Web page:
Just back from a quick trip to Brazil and happy to get right back into the groove with questions from the smartest fans around!
Kathy from MD started asked a question about re-titling an old stock certificate. We dealt with that quickly, before moving into the thornier topic of how to convince an aging parent to draft a will.
Cheryl from NC, Anne from PA and Barb from OR each asked a question about their respective advisors. If Cheryl’s case, she needs to go back to the advisor/broker to better understand the terms of the new asset management fund. Anne needs to tell her advisor that they want to maintain a separate account with stocks that he will not manage and that the risk of her managed account may need to be adjusted to compensate for that fact. For Barb, it’s time to dump her bank-based advisor and find a fee-only (use NAPFA.org) or a fee-based advisor.
Ron from IL checked in with a question about IRS Rule 72T, which allows access to 401(k) funds before age 59 ½, without the early withdrawal penalty.
Jack from CA and is busy trying to pay down $180K in student loans, while Carl is preparing to assume new debt for college and wants to know appropriate parameters that he should use before starting the process.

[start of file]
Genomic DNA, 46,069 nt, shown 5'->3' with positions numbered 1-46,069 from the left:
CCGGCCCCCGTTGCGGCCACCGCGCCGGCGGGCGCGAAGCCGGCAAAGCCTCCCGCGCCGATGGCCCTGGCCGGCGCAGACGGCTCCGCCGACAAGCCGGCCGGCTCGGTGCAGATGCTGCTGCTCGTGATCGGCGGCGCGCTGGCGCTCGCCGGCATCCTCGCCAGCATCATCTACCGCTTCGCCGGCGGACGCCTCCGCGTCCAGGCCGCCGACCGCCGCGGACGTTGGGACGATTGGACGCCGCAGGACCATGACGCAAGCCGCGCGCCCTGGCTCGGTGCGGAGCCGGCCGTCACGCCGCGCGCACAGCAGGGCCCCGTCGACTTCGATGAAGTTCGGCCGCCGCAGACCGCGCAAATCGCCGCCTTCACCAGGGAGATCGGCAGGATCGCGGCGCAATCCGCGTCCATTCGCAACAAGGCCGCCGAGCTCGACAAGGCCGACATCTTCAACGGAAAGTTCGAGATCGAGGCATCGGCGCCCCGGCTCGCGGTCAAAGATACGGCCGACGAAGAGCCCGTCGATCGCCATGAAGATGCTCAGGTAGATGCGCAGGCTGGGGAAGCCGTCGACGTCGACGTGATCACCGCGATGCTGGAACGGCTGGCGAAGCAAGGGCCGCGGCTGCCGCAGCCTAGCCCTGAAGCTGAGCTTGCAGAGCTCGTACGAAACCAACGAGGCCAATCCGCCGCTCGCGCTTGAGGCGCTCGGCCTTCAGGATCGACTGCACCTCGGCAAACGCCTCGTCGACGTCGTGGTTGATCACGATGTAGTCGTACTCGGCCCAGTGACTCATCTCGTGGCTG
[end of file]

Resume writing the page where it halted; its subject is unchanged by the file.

Kathryn wrote in to warn against a refinancing scam that is aimed at veterans (ugh!) If any listeners encounter these types of horrible hoaxes, please let me know so we can help spread the word!
We fielded a bunch of Social Security questions from Mark, Janis, Max, Ben, Christopher, Ray, Larry and Lowell. As a reminder, the procedure to calculate benefits involves three steps.
1. A worker’s previous earnings are restated in terms of today’s wages to reflect wage growth.
2. Earnings for the highest 35 years are averaged and divided by 12 to arrive at Average Indexed Monthly Earnings (AIME).
3. The Social Security benefit formula is applied to AIME to produce the Primary Insurance Amount (PIA), the benefit payable at the Full Retirement Age (FRA).
If you have less than 35 years of earnings, you may want to work enough additional years so you have a full 35 years of earnings. Otherwise, the Social Security Administration will average in zeros for any years less than 35.
The maximum SS benefit depends on the age you retire. If you retire at your full retirement age in 2013, your maximum benefit would be $2,533. If you retire at age 62 in 2013, your maximum benefit would be $1,923. If you retire at age 70 in 2013, your maximum benefit would be $3,350.
Tony asked how many months out of the year are required for state residence and Alan from Buffalo needed help with debt pay down options.
Dave in St Paul, MN asked about a bond fund versus a stable value fund and whether to use retirement assets to build a house.
Thanks to everyone who participated and to Mark, the BEST producer in the world and Christina the intern. If you have a financial question, there are lots of ways to contact us:
- Call 855-411-JILL and we'll schedule time to get you on the show LIVE
- Send an email: firstname.lastname@example.org
- Tweet me: @jillonmoney